Travis Chick, a right-handed pitcher from Tyler, Texas, was selected by the Marlins in the 14th round of the 2002 draft. He was acquired by the Padres in exchange for Ismael Valdez in July 2004. Chick was then acquired by the Reds, along with RHP Justin Germano,in exchange for Joe Randa in July 2005. He entered the 2006 season as a member of the Reds' Double-A affiliate in the Southern League, the Chattanooga Lookouts.
MiLB:You spent some time during the offseason volunteering at baseball camps in Tyler, Texas, in relief of Hurricanes Katrina and Rita. What got you involved in that?
Travis Chick:Me and (my agent) Rob Ellis always did camps since I was signed. He kind of came to me and said if we were going to do another one, it could be for the Red Cross. I jumped right on to the idea.
MiLB: What was the best part of volunteering?
TC: Just seeing the kids having fun playing the game. Knowing that the money we raised was going to help out kids who didn't even have homes made the whole experience more sincere.
MiLB: Was there anything you wish you could've changed during your volunteer time?
TC: Yeah, the weather. It was so hot, other than that, it was fun. It's something I'm used to living in Texas but, man, was it hot out there.
MiLB: When did you know you'd pursue a career in professional baseball?
TC: Growing up I knew I'd either be a pro baseball player or a doctor. My mom leaned toward me being a doctor, and my dad wanted me to play ball (laughs), but it wasn't until the end of my junior year in high school that I decided "Hey, baseball could be something here." It's funny because I got into the Texas A&M medical program and knew I'd be drafted out of high school. Both doors were open but this one's just so much more fun."
MiLB: How does it feel knowing you could work your hardest and never make it to the Major Leagues?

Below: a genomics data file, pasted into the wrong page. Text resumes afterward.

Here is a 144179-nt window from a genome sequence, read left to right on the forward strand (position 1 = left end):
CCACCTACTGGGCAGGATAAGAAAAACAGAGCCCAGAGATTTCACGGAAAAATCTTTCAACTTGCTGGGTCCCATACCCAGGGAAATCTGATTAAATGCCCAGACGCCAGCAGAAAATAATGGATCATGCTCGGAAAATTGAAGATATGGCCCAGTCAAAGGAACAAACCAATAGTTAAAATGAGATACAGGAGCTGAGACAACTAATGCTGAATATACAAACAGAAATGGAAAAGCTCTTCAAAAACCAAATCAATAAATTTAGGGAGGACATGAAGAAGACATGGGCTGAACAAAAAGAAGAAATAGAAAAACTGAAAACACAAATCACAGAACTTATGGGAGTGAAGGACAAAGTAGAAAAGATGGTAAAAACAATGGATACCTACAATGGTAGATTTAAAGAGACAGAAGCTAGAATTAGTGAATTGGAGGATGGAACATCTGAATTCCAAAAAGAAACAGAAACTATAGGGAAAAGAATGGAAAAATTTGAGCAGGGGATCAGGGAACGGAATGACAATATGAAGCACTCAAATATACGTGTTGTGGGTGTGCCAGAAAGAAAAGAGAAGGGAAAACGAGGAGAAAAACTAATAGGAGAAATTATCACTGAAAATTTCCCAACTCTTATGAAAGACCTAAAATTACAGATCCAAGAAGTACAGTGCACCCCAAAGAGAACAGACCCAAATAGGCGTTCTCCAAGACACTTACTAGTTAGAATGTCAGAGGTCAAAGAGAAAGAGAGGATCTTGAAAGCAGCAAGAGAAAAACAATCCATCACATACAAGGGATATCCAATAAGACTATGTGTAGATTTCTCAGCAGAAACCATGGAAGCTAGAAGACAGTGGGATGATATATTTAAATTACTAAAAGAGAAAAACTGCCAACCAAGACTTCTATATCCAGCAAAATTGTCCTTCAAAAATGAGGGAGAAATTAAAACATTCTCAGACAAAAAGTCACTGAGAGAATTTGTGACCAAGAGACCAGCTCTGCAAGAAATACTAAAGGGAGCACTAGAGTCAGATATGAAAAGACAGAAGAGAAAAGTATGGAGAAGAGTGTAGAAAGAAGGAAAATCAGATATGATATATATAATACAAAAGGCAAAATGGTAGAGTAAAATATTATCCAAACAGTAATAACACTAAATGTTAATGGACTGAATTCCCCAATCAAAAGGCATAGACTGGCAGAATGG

TC: It's a tough thing to know you could give so much and never get to the ultimate level of the Majors. I put it into God's hands -- if I make it, I make it. If I don't, I don't. There's not a whole lot you can do but not think about the fact all this hard work could be for nothing.
MiLB: Describe the moment you were drafted.
TC:We had some friends from my high school baseball team over. We had subscribed to that thing where you can see the draft ticker and keep track of it. I knew I'd be drafted but just not what round. I was told I'd go in the fifth round. Four rounds later, I got the call, it was official. All I could think was "Golly, it took long enough. You made me wait all day!"
MiLB: What's the biggest difference you noticed between Class A and Double-A?
TC: The hitters' approach. In Low-A, they'll swing at bad pitches, they're more aggressive. I could throw sliders down and away all day and get strikeouts. But in Double-A, guys wait for their pitches, they're more patient. Also more fans and better stadiums are a part of Double-A.
MiLB: What's the best baseball advice you've gotten and from whom?
TC: I've had so much, its hard to pick one thing out. Robert Ellis is always helping me with my pitching. Rick Sutcliffe helping me with my changeup last Spring Training with the Padres was great, too. It's just a lot of people doing a lot of things that's taught me so much.
MiLB: How do you deal with being in the public eye, dealing with media, getting attention from fans, etc.?
TC: You kind of have to embrace it. I'm shy around people I don't know so it's hard to go up and talk to someone I don't know. I do it, because it means a lot to fans. It's weird thinking people want to be a part of me because I hate being treated differently. I just want to be a regular guy that's more a silent leader.